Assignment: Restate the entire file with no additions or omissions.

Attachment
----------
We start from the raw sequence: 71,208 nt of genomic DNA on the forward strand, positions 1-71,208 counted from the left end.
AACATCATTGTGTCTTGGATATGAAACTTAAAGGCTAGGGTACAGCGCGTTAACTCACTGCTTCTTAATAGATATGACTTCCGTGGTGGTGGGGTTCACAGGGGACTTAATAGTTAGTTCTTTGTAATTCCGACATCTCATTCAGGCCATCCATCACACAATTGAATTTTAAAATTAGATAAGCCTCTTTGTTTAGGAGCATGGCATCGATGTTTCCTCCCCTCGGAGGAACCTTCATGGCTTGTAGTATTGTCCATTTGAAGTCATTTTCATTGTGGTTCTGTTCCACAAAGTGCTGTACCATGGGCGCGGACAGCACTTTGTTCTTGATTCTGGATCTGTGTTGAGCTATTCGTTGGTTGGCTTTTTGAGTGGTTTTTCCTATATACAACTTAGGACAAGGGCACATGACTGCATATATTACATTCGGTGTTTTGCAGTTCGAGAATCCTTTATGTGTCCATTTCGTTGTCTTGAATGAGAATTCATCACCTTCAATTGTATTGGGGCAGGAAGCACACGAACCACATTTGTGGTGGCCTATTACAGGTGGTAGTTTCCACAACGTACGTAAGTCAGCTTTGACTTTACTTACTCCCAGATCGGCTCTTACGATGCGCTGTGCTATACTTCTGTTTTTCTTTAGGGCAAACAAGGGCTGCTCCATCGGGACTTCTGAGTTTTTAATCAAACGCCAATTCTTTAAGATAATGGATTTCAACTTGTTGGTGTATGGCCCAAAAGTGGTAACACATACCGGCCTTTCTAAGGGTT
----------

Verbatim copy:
We start from the raw sequence: 71,208 nt of genomic DNA on the forward strand, positions 1-71,208 counted from the left end.
AACATCATTGTGTCTTGGATATGAAACTTAAAGGCTAGGGTACAGCGCGTTAACTCACTGCTTCTTAATAGATATGACTTCCGTGGTGGTGGGGTTCACAGGGGACTTAATAGTTAGTTCTTTGTAATTCCGACATCTCATTCAGGCCATCCATCACACAATTGAATTTTAAAATTAGATAAGCCTCTTTGTTTAGGAGCATGGCATCGATGTTTCCTCCCCTCGGAGGAACCTTCATGGCTTGTAGTATTGTCCATTTGAAGTCATTTTCATTGTGGTTCTGTTCCACAAAGTGCTGTACCATGGGCGCGGACAGCACTTTGTTCTTGATTCTGGATCTGTGTTGAGCTATTCGTTGGTTGGCTTTTTGAGTGGTTTTTCCTATATACAACTTAGGACAAGGGCACATGACTGCATATATTACATTCGGTGTTTTGCAGTTCGAGAATCCTTTATGTGTCCATTTCGTTGTCTTGAATGAGAATTCATCACCTTCAATTGTATTGGGGCAGGAAGCACACGAACCACATTTGTGGTGGCCTATTACAGGTGGTAGTTTCCACAACGTACGTAAGTCAGCTTTGACTTTACTTACTCCCAGATCGGCTCTTACGATGCGCTGTGCTATACTTCTGTTTTTCTTTAGGGCAAACAAGGGCTGCTCCATCGGGACTTCTGAGTTTTTAATCAAACGCCAATTCTTTAAGATAATGGATTTCAACTTGTTGGTGTATGGCCCAAAAGTGGTAACACATACCGGCCTTTCTAAGGGTT